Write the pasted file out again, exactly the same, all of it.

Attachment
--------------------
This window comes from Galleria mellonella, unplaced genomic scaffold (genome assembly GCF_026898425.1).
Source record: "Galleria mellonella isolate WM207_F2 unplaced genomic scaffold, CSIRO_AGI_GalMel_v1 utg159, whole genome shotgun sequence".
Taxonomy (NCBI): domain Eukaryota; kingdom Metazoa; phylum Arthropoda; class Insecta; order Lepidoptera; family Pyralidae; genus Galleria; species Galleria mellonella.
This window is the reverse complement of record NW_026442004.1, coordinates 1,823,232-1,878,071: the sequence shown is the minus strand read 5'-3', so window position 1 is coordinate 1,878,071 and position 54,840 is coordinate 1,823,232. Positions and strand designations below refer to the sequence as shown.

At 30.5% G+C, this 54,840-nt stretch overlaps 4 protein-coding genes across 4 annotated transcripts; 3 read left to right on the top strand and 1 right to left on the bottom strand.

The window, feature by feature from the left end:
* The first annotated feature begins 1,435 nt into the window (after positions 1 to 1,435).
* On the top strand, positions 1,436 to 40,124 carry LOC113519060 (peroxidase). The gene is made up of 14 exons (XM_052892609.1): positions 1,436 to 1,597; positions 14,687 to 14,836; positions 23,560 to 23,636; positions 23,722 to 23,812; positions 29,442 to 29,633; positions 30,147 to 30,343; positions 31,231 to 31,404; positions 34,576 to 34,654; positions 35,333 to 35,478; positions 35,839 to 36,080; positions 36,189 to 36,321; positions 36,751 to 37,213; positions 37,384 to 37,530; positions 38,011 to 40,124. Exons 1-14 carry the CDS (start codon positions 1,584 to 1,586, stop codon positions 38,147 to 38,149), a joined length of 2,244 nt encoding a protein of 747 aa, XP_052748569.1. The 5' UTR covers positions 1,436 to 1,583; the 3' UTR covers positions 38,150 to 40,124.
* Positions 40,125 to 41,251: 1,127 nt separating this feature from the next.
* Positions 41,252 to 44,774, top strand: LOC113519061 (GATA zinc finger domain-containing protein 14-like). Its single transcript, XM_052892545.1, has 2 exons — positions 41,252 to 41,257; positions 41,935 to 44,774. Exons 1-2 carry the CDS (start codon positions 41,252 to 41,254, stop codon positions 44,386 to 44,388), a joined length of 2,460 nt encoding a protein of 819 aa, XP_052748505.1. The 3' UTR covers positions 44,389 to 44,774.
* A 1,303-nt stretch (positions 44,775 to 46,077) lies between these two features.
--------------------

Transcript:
This window comes from Galleria mellonella, unplaced genomic scaffold (genome assembly GCF_026898425.1).
Source record: "Galleria mellonella isolate WM207_F2 unplaced genomic scaffold, CSIRO_AGI_GalMel_v1 utg159, whole genome shotgun sequence".
Taxonomy (NCBI): domain Eukaryota; kingdom Metazoa; phylum Arthropoda; class Insecta; order Lepidoptera; family Pyralidae; genus Galleria; species Galleria mellonella.
This window is the reverse complement of record NW_026442004.1, coordinates 1,823,232-1,878,071: the sequence shown is the minus strand read 5'-3', so window position 1 is coordinate 1,878,071 and position 54,840 is coordinate 1,823,232. Positions and strand designations below refer to the sequence as shown.

At 30.5% G+C, this 54,840-nt stretch overlaps 4 protein-coding genes across 4 annotated transcripts; 3 read left to right on the top strand and 1 right to left on the bottom strand.

The window, feature by feature from the left end:
* The first annotated feature begins 1,435 nt into the window (after positions 1 to 1,435).
* On the top strand, positions 1,436 to 40,124 carry LOC113519060 (peroxidase). The gene is made up of 14 exons (XM_052892609.1): positions 1,436 to 1,597; positions 14,687 to 14,836; positions 23,560 to 23,636; positions 23,722 to 23,812; positions 29,442 to 29,633; positions 30,147 to 30,343; positions 31,231 to 31,404; positions 34,576 to 34,654; positions 35,333 to 35,478; positions 35,839 to 36,080; positions 36,189 to 36,321; positions 36,751 to 37,213; positions 37,384 to 37,530; positions 38,011 to 40,124. Exons 1-14 carry the CDS (start codon positions 1,584 to 1,586, stop codon positions 38,147 to 38,149), a joined length of 2,244 nt encoding a protein of 747 aa, XP_052748569.1. The 5' UTR covers positions 1,436 to 1,583; the 3' UTR covers positions 38,150 to 40,124.
* Positions 40,125 to 41,251: 1,127 nt separating this feature from the next.
* Positions 41,252 to 44,774, top strand: LOC113519061 (GATA zinc finger domain-containing protein 14-like). Its single transcript, XM_052892545.1, has 2 exons — positions 41,252 to 41,257; positions 41,935 to 44,774. Exons 1-2 carry the CDS (start codon positions 41,252 to 41,254, stop codon positions 44,386 to 44,388), a joined length of 2,460 nt encoding a protein of 819 aa, XP_052748505.1. The 3' UTR covers positions 44,389 to 44,774.
* A 1,303-nt stretch (positions 44,775 to 46,077) lies between these two features.